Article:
Important change to the Military Lending Act

Written by Christopher Dunne, Coast Guard Legal Assistance Program

What is the Military Lending Act?

The Military Lending Act (MLA) is a federal law enacted in 2006 to protect servicemembers and their covered dependents from excessively high interest rates on certain consumer agreements. The maximum interest rate a creditor may charge for these transactions is 36%, including most premiums and associated fees. Originally these protections only applied to payday loans, vehicle title loans, and refund anticipation loans.

What has changed about the MLA?

New Department of Defense rules greatly expand coverage of the 36% interest rate well beyond the few original categories. Under the new rules, which took effect Oct. 3, 2016, the types of protected transactions are expanded to include protections for credit offered for personal, family or household use that is subject to a finance charge or put into a written agreement that is payable in more than four installments. There are still some exceptions, such as residential mortgages, and implementation of this rule will not apply to credit cards until at least Oct. 3, 2017.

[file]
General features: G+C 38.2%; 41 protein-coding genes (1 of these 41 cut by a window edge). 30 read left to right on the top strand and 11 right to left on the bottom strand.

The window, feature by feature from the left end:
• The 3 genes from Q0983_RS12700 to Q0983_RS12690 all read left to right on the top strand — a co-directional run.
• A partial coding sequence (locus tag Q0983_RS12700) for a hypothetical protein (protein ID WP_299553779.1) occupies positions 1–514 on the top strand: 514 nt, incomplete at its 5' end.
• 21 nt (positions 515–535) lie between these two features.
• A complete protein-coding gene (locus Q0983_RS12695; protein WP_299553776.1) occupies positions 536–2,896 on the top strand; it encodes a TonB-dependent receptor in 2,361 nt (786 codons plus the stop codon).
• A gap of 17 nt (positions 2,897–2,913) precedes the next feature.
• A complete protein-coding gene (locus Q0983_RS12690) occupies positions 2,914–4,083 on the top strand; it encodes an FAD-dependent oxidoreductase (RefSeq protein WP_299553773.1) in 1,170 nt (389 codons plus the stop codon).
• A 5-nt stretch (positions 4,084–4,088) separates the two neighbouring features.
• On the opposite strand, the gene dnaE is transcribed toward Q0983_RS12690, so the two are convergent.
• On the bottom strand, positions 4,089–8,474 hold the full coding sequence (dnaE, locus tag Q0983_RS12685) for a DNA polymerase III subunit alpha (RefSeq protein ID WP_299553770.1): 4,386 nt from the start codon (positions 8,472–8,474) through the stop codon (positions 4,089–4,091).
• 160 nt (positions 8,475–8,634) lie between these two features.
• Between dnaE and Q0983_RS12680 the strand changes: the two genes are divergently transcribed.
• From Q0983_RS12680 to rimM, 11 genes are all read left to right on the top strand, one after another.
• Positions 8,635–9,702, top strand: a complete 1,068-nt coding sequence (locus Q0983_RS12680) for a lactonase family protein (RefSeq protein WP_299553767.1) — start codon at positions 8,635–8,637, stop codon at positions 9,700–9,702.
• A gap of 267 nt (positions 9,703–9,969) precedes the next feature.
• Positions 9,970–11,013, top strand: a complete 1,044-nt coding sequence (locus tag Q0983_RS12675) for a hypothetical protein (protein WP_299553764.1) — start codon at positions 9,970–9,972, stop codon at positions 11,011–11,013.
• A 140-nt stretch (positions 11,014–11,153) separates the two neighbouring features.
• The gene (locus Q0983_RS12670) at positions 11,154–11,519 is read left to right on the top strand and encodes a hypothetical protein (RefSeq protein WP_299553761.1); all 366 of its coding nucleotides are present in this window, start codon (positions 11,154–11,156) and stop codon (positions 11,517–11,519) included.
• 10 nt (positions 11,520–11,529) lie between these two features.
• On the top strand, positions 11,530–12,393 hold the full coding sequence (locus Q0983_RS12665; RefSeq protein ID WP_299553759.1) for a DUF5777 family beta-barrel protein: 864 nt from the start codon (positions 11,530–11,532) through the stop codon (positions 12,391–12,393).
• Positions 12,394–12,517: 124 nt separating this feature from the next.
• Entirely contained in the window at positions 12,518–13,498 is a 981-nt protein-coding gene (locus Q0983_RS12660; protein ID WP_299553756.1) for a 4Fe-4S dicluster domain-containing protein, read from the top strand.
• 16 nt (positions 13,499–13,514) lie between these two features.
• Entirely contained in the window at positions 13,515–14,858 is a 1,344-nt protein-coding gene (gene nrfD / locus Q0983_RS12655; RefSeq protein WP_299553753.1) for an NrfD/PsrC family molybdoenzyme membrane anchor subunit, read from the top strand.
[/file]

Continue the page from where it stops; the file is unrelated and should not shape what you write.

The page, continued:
Does the MLA provide other protections?

Creditors may not require borrowers to do any of the following: waive rights to recourse under any State or Federal law (including the Servicemembers Civil Relief Act), submit to mandatory arbitration, establish an allotment for repayment, or pay a penalty for prepaying any part of the loan. Enforcement provisions include criminal and civil penalties and the right to privately sue for violations of the MLA. The MLA also requires creditors to provide a notice of the protections of the law to borrowers and a clear description of the payment obligation.

Who should I ask if I have questions about the MLA?

Coast Guard legal assistance attorneys are available to answer questions about any of your consumer contracts. Click here to find the attorney nearest to you.

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